“I do mean that.”
“But where is he to go?”
“But you don’t understand. This chappie has lost his memory because he was wounded in the war. Keep that fact firmly fixed in the old bean. He fought for you. Fought and bled for you. Bled profusely, by Jove. And he saved my life!”
“If I’d got nothing else against him, that would be enough.”
“But you can’t sling a chappie out into the cold hard world who bled in gallons to make the world safe for the Hotel Cosmopolis.”
Mr. Brewster looked ostentatiously at his watch.
“Two seconds!” he said.
There was a silence. Archie appeared to be thinking. “Right-o!” he said at last. “No need to get the wind up. I know where he can go. It’s just occurred to me I’ll put him up at my little shop.”
The purple ebbed from Mr. Brewster’s face. Such was his emotion that he had forgotten that infernal shop. He sat down. There was more silence.
“Oh, gosh!” said Mr. Brewster.
“I knew you would be reasonable about it,” said Archie, approvingly. “Now, honestly, as man to man, how do we go?”
“What do you want me to do?” growled Mr. Brewster.
“I thought you might put the chappie up for a while, and give him a chance to look round and nose about a bit”
“I absolutely refuse to give any more loafers free board and lodging.”
“Well, he would be the second, wouldn’t he?”
Archie looked pained.
“It’s true,” he said, “that when I first came here I was temporarily resting, so to speak; but didn’t I go right out and grab the managership of your new hotel? Positively!”
“I will not adopt this tramp.”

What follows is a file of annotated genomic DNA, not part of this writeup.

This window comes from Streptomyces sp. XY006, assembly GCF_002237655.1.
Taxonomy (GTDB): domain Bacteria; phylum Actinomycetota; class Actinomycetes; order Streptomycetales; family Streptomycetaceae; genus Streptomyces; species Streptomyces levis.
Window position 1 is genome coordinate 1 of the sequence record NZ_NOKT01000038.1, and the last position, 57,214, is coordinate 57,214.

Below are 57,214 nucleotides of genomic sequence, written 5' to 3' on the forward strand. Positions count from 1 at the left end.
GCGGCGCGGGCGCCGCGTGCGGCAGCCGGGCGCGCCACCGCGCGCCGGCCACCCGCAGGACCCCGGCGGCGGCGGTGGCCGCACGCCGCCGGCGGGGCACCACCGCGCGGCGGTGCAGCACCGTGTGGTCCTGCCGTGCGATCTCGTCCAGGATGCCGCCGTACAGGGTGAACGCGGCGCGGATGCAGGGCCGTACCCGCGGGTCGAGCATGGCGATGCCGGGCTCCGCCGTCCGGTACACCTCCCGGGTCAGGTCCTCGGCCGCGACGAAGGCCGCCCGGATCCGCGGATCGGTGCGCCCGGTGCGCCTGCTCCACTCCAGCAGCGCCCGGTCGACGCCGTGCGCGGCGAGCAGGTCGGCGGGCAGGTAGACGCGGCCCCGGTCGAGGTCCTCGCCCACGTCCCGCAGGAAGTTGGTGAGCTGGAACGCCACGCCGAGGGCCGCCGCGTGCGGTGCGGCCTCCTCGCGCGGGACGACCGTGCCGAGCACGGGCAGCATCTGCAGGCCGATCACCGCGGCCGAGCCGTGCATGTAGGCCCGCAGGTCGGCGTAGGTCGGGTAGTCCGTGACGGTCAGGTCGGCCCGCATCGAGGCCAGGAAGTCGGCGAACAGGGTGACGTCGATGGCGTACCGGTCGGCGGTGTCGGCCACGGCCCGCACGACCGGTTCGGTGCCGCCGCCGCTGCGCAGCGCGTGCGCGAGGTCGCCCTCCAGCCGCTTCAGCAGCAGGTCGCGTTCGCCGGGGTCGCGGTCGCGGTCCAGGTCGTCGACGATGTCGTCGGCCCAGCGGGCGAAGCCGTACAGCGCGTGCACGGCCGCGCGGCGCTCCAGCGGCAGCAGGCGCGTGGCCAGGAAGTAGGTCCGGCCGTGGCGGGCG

“Well, find him a job, then.”
“What sort of a job?”
“Oh, any old sort”
“He can be a waiter if he likes.”
“All right; I’ll put the matter before him.”
He returned to the bedroom. The Sausage Chappie was gazing fondly into the mirror with a spotted tie draped round his neck.
“I say, old top,” said Archie, apologetically, “the Emperor of the Blighters out yonder says you can have a job here as waiter, and he won’t do another dashed thing for you. How about it?”
“Do waiters eat?”
“I suppose so. Though, by Jove, come to think of it, I’ve never seen one at it.”
“That’s good enough for me!” said the Sausage Chappie. “When do I begin?”
REGGIE COMES TO LIFE
The advantage of having plenty of time on one’s hands is that one has leisure to attend to the affairs of all one’s circle of friends; and Archie, assiduously as he watched over the destinies of the Sausage Chappie, did not neglect the romantic needs of his brother-in-law Bill. A few days later, Lucille, returning one morning to their mutual suite, found her husband seated in an upright chair at the table, an unusually stern expression on his amiable face. A large cigar was in the corner of his mouth. The fingers of one hand rested in the armhole of his waistcoat: with the other hand he tapped menacingly on the table.